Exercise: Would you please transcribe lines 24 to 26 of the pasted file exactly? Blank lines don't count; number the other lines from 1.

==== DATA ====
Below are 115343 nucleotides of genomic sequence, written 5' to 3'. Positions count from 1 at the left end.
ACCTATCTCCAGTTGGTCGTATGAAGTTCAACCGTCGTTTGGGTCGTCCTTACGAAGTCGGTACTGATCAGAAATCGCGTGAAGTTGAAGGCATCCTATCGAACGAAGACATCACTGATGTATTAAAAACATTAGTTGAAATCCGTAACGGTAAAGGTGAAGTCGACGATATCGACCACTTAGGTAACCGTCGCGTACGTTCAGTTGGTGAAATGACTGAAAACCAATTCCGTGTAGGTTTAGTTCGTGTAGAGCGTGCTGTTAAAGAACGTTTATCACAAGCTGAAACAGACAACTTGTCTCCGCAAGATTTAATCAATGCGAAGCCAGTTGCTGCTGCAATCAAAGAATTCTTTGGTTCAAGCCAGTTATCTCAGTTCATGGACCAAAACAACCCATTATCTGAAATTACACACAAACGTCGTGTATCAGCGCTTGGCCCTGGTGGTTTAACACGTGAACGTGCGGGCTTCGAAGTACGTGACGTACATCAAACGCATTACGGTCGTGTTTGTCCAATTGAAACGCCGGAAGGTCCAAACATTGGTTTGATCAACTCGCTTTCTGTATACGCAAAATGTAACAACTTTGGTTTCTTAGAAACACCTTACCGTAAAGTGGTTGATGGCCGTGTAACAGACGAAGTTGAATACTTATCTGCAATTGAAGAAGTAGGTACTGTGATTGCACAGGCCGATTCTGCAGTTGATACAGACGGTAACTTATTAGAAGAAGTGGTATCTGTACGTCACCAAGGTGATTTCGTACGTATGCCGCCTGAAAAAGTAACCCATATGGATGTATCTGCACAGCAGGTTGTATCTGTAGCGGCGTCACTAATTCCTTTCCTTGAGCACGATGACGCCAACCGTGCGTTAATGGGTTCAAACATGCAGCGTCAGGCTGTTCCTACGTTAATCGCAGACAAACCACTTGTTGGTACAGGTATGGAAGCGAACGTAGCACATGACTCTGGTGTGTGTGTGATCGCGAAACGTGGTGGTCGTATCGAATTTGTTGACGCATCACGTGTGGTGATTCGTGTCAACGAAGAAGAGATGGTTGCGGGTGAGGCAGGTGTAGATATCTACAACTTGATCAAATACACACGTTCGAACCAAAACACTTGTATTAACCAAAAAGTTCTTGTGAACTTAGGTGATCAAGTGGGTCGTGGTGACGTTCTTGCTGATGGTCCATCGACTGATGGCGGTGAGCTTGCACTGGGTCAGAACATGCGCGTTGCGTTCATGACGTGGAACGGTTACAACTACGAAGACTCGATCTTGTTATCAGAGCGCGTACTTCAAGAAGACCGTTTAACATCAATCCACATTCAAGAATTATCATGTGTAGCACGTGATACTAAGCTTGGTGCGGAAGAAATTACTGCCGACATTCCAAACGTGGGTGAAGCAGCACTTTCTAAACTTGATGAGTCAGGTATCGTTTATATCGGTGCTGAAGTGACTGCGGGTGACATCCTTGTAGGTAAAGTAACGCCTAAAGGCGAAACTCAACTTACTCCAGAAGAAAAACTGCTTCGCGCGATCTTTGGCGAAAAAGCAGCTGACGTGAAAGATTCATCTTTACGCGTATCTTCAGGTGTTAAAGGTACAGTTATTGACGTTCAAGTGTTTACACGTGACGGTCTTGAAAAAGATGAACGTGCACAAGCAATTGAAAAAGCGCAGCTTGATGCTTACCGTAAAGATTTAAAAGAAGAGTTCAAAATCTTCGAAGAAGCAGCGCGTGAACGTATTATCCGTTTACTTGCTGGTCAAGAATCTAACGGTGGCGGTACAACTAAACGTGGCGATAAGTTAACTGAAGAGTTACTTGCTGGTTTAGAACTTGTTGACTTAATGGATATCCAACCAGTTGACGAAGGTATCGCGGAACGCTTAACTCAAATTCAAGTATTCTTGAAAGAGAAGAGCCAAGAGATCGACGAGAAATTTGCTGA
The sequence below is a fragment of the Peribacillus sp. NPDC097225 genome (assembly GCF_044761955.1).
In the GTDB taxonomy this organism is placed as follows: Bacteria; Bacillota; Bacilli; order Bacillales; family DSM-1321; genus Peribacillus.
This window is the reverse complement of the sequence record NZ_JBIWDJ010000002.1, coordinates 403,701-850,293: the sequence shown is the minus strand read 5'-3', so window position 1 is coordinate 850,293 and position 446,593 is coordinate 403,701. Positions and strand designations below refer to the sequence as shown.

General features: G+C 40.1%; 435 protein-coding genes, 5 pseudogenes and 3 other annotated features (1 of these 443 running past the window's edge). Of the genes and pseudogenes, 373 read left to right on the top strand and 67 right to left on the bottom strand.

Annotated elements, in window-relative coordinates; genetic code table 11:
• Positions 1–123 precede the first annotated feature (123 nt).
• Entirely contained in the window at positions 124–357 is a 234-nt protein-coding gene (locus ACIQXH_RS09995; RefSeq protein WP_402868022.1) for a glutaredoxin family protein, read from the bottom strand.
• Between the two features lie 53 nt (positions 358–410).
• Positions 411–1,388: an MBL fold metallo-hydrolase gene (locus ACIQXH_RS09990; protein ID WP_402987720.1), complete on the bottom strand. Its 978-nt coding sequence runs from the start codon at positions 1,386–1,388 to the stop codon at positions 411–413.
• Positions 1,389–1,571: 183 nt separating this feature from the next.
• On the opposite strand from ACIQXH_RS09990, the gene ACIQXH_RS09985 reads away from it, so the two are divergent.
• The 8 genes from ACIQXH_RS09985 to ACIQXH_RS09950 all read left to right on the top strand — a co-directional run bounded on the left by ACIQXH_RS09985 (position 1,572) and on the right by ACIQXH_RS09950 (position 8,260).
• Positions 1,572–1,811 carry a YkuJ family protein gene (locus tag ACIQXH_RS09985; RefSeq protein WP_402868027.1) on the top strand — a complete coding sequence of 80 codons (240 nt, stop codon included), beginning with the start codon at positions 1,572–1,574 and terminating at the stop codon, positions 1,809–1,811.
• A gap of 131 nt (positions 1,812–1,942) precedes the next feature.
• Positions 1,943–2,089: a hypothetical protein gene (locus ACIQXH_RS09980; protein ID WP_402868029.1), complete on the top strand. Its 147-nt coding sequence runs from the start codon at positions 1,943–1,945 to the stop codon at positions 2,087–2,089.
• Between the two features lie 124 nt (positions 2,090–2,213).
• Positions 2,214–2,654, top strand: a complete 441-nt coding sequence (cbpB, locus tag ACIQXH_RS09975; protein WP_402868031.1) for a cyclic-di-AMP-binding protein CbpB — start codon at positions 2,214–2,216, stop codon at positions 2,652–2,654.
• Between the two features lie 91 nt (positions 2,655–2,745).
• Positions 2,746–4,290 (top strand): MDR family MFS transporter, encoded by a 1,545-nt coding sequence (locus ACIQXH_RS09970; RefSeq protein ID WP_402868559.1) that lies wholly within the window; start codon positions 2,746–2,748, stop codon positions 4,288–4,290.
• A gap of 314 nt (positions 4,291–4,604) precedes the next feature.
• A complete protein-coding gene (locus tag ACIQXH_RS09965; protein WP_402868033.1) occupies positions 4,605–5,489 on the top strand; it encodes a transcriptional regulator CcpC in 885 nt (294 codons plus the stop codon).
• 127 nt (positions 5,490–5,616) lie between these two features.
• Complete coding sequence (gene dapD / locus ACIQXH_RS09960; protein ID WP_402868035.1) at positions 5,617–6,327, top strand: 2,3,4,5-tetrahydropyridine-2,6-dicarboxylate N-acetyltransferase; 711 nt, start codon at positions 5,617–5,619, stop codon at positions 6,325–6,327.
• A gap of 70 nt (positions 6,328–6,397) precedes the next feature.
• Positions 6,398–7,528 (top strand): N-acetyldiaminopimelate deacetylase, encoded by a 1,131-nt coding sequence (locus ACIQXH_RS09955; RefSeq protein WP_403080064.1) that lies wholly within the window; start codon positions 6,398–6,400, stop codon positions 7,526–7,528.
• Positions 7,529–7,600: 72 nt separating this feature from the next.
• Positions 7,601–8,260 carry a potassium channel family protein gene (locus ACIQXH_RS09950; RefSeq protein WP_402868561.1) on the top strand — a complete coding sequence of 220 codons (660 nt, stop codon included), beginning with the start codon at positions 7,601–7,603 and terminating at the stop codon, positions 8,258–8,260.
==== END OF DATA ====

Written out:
• 127 nt (positions 5,490–5,616) lie between these two features.
• Complete coding sequence (gene dapD / locus ACIQXH_RS09960; protein ID WP_402868035.1) at positions 5,617–6,327, top strand: 2,3,4,5-tetrahydropyridine-2,6-dicarboxylate N-acetyltransferase; 711 nt, start codon at positions 5,617–5,619, stop codon at positions 6,325–6,327.
• A gap of 70 nt (positions 6,328–6,397) precedes the next feature.